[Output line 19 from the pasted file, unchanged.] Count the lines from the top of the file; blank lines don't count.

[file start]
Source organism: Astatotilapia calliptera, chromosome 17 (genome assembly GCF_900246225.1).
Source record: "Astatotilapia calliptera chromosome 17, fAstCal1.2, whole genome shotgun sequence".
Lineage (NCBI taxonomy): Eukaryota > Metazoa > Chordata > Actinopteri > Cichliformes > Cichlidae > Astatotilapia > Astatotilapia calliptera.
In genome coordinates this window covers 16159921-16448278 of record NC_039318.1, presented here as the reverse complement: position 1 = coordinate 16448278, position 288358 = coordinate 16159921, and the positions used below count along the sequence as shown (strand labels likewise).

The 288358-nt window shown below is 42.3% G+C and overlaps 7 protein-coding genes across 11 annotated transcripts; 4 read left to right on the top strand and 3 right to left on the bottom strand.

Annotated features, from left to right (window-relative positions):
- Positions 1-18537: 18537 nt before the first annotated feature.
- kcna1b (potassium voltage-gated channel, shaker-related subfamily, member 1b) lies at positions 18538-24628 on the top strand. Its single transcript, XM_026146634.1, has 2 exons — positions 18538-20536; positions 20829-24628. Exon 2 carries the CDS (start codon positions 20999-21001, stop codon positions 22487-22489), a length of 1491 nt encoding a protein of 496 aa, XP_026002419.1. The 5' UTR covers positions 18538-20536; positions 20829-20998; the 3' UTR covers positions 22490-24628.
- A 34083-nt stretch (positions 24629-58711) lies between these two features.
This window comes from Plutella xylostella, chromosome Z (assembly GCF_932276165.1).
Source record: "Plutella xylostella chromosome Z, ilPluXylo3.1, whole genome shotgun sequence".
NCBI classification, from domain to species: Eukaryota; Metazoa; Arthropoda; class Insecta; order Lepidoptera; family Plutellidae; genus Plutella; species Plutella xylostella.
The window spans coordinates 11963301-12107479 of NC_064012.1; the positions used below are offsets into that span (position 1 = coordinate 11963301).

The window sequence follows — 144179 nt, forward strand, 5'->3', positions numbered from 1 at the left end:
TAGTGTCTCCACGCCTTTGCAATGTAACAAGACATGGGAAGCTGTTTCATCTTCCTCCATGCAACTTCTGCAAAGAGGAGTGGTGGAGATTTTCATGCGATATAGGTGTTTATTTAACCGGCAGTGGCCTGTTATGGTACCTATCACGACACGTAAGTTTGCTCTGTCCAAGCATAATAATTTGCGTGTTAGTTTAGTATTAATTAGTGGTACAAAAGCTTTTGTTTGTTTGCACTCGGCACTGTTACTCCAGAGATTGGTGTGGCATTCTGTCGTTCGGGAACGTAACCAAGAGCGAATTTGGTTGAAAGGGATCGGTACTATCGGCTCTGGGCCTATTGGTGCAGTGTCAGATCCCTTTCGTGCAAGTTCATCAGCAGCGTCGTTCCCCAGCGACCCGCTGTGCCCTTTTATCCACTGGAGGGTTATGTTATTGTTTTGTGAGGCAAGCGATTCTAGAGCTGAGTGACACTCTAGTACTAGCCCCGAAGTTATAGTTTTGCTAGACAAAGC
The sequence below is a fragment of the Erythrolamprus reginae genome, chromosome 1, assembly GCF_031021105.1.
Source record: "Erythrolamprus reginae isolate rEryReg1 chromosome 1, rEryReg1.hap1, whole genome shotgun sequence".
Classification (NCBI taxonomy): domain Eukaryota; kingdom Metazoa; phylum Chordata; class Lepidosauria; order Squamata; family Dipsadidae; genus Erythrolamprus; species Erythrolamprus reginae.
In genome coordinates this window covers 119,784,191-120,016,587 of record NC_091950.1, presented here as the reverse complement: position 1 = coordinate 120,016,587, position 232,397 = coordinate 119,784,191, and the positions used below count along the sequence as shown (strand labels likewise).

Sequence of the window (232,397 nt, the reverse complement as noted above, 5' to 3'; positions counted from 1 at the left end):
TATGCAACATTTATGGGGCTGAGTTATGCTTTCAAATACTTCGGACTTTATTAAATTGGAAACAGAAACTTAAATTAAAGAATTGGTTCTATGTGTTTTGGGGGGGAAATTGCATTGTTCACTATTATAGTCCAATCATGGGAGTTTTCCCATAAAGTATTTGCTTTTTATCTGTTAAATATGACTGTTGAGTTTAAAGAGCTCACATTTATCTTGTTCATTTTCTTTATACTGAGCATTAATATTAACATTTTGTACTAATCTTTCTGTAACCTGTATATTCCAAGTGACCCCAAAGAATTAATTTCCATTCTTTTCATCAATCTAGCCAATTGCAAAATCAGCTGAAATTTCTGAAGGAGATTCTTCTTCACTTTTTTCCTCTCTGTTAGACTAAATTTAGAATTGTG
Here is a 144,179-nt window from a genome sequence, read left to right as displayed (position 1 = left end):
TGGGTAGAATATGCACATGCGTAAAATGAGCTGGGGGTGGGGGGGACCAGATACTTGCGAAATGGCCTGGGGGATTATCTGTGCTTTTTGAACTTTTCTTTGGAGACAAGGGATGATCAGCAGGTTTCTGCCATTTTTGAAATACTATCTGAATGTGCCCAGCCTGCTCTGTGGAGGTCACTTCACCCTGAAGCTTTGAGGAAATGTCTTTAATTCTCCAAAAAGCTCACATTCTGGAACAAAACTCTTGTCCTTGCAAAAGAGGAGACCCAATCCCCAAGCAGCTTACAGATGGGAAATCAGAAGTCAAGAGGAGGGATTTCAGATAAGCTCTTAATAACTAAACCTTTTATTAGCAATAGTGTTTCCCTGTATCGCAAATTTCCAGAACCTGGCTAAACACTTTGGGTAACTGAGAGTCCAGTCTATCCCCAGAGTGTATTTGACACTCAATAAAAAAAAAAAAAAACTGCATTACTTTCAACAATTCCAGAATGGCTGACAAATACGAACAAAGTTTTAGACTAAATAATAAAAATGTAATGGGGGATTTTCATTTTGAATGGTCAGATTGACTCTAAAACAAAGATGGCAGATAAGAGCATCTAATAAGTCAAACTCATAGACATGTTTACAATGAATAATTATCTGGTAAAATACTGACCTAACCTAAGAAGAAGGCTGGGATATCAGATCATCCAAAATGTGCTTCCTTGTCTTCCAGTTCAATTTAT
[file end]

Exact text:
In genome coordinates this window covers 119,784,191-120,016,587 of record NC_091950.1, presented here as the reverse complement: position 1 = coordinate 120,016,587, position 232,397 = coordinate 119,784,191, and the positions used below count along the sequence as shown (strand labels likewise).